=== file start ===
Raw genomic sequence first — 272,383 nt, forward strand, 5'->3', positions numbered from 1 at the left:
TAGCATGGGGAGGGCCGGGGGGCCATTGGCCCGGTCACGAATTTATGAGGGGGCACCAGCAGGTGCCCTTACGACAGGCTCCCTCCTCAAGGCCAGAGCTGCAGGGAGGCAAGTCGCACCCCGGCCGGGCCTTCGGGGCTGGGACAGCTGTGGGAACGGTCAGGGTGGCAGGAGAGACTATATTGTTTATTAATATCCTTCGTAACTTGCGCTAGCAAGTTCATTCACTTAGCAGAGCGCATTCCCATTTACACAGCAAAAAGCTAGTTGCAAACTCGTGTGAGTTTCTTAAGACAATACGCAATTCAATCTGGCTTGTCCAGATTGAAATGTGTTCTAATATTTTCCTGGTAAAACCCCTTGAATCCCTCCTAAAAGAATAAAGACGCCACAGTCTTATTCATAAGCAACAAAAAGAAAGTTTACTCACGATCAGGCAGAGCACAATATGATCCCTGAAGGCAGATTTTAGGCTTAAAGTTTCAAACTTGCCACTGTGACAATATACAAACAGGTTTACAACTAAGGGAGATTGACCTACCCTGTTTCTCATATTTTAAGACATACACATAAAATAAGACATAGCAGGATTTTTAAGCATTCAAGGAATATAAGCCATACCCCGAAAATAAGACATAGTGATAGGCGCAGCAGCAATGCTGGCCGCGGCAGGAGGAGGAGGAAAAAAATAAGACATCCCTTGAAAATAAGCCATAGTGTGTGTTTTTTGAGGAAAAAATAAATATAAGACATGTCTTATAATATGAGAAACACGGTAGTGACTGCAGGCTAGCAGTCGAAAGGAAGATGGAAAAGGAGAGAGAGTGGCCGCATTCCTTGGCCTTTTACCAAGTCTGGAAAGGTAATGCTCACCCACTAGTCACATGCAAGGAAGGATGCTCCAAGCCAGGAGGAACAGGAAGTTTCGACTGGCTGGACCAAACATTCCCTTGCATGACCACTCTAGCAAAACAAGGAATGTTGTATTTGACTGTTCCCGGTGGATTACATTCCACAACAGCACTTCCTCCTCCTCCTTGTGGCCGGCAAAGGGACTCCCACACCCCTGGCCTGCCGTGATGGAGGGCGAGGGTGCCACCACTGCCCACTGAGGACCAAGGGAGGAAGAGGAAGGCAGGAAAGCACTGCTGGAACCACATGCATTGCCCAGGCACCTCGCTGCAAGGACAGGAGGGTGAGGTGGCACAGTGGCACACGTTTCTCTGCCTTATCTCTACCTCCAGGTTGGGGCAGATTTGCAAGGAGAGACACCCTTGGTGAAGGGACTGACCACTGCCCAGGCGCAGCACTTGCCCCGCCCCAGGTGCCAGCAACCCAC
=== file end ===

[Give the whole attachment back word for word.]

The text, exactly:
Raw genomic sequence first — 272,383 nt, forward strand, 5'->3', positions numbered from 1 at the left:
TAGCATGGGGAGGGCCGGGGGGCCATTGGCCCGGTCACGAATTTATGAGGGGGCACCAGCAGGTGCCCTTACGACAGGCTCCCTCCTCAAGGCCAGAGCTGCAGGGAGGCAAGTCGCACCCCGGCCGGGCCTTCGGGGCTGGGACAGCTGTGGGAACGGTCAGGGTGGCAGGAGAGACTATATTGTTTATTAATATCCTTCGTAACTTGCGCTAGCAAGTTCATTCACTTAGCAGAGCGCATTCCCATTTACACAGCAAAAAGCTAGTTGCAAACTCGTGTGAGTTTCTTAAGACAATACGCAATTCAATCTGGCTTGTCCAGATTGAAATGTGTTCTAATATTTTCCTGGTAAAACCCCTTGAATCCCTCCTAAAAGAATAAAGACGCCACAGTCTTATTCATAAGCAACAAAAAGAAAGTTTACTCACGATCAGGCAGAGCACAATATGATCCCTGAAGGCAGATTTTAGGCTTAAAGTTTCAAACTTGCCACTGTGACAATATACAAACAGGTTTACAACTAAGGGAGATTGACCTACCCTGTTTCTCATATTTTAAGACATACACATAAAATAAGACATAGCAGGATTTTTAAGCATTCAAGGAATATAAGCCATACCCCGAAAATAAGACATAGTGATAGGCGCAGCAGCAATGCTGGCCGCGGCAGGAGGAGGAGGAAAAAAATAAGACATCCCTTGAAAATAAGCCATAGTGTGTGTTTTTTGAGGAAAAAATAAATATAAGACATGTCTTATAATATGAGAAACACGGTAGTGACTGCAGGCTAGCAGTCGAAAGGAAGATGGAAAAGGAGAGAGAGTGGCCGCATTCCTTGGCCTTTTACCAAGTCTGGAAAGGTAATGCTCACCCACTAGTCACATGCAAGGAAGGATGCTCCAAGCCAGGAGGAACAGGAAGTTTCGACTGGCTGGACCAAACATTCCCTTGCATGACCACTCTAGCAAAACAAGGAATGTTGTATTTGACTGTTCCCGGTGGATTACATTCCACAACAGCACTTCCTCCTCCTCCTTGTGGCCGGCAAAGGGACTCCCACACCCCTGGCCTGCCGTGATGGAGGGCGAGGGTGCCACCACTGCCCACTGAGGACCAAGGGAGGAAGAGGAAGGCAGGAAAGCACTGCTGGAACCACATGCATTGCCCAGGCACCTCGCTGCAAGGACAGGAGGGTGAGGTGGCACAGTGGCACACGTTTCTCTGCCTTATCTCTACCTCCAGGTTGGGGCAGATTTGCAAGGAGAGACACCCTTGGTGAAGGGACTGACCACTGCCCAGGCGCAGCACTTGCCCCGCCCCAGGTGCCAGCAACCCAC